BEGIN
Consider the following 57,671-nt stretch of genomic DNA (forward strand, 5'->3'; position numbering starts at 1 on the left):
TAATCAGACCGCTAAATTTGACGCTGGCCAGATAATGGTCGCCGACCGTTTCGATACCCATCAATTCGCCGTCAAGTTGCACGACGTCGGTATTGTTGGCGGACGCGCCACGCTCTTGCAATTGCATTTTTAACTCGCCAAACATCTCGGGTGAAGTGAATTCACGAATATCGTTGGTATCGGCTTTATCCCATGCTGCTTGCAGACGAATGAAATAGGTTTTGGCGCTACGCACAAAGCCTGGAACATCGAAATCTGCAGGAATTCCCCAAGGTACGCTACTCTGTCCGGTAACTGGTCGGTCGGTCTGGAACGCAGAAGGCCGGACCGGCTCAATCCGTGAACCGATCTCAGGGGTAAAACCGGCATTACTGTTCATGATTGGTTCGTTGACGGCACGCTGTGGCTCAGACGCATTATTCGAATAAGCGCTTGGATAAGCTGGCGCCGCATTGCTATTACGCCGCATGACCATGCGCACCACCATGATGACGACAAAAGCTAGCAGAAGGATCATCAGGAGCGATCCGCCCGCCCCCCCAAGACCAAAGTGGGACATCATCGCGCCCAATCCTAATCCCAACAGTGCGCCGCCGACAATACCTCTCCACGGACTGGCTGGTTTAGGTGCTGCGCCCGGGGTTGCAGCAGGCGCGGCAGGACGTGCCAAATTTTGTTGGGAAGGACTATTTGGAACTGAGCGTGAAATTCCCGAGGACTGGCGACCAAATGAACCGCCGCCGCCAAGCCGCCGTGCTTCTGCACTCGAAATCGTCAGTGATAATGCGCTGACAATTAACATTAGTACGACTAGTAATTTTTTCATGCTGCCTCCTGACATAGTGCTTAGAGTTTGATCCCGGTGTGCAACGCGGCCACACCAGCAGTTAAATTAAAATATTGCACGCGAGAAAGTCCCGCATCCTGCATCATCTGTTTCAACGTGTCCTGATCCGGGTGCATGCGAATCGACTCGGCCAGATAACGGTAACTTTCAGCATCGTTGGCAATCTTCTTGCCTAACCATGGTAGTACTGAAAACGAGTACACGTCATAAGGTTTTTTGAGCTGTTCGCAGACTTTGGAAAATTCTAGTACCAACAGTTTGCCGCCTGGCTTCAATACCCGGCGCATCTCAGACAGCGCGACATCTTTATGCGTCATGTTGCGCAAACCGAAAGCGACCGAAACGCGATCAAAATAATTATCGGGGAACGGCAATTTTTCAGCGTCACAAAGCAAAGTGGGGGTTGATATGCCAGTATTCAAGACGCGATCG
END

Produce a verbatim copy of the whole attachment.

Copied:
Consider the following 57,671-nt stretch of genomic DNA (forward strand, 5'->3'; position numbering starts at 1 on the left):
TAATCAGACCGCTAAATTTGACGCTGGCCAGATAATGGTCGCCGACCGTTTCGATACCCATCAATTCGCCGTCAAGTTGCACGACGTCGGTATTGTTGGCGGACGCGCCACGCTCTTGCAATTGCATTTTTAACTCGCCAAACATCTCGGGTGAAGTGAATTCACGAATATCGTTGGTATCGGCTTTATCCCATGCTGCTTGCAGACGAATGAAATAGGTTTTGGCGCTACGCACAAAGCCTGGAACATCGAAATCTGCAGGAATTCCCCAAGGTACGCTACTCTGTCCGGTAACTGGTCGGTCGGTCTGGAACGCAGAAGGCCGGACCGGCTCAATCCGTGAACCGATCTCAGGGGTAAAACCGGCATTACTGTTCATGATTGGTTCGTTGACGGCACGCTGTGGCTCAGACGCATTATTCGAATAAGCGCTTGGATAAGCTGGCGCCGCATTGCTATTACGCCGCATGACCATGCGCACCACCATGATGACGACAAAAGCTAGCAGAAGGATCATCAGGAGCGATCCGCCCGCCCCCCCAAGACCAAAGTGGGACATCATCGCGCCCAATCCTAATCCCAACAGTGCGCCGCCGACAATACCTCTCCACGGACTGGCTGGTTTAGGTGCTGCGCCCGGGGTTGCAGCAGGCGCGGCAGGACGTGCCAAATTTTGTTGGGAAGGACTATTTGGAACTGAGCGTGAAATTCCCGAGGACTGGCGACCAAATGAACCGCCGCCGCCAAGCCGCCGTGCTTCTGCACTCGAAATCGTCAGTGATAATGCGCTGACAATTAACATTAGTACGACTAGTAATTTTTTCATGCTGCCTCCTGACATAGTGCTTAGAGTTTGATCCCGGTGTGCAACGCGGCCACACCAGCAGTTAAATTAAAATATTGCACGCGAGAAAGTCCCGCATCCTGCATCATCTGTTTCAACGTGTCCTGATCCGGGTGCATGCGAATCGACTCGGCCAGATAACGGTAACTTTCAGCATCGTTGGCAATCTTCTTGCCTAACCATGGTAGTACTGAAAACGAGTACACGTCATAAGGTTTTTTGAGCTGTTCGCAGACTTTGGAAAATTCTAGTACCAACAGTTTGCCGCCTGGCTTCAATACCCGGCGCATCTCAGACAGCGCGACATCTTTATGCGTCATGTTGCGCAAACCGAAAGCGACCGAAACGCGATCAAAATAATTATCGGGGAACGGCAATTTTTCAGCGTCACAAAGCAAAGTGGGGGTTGATATGCCAGTATTCAAGACGCGATCG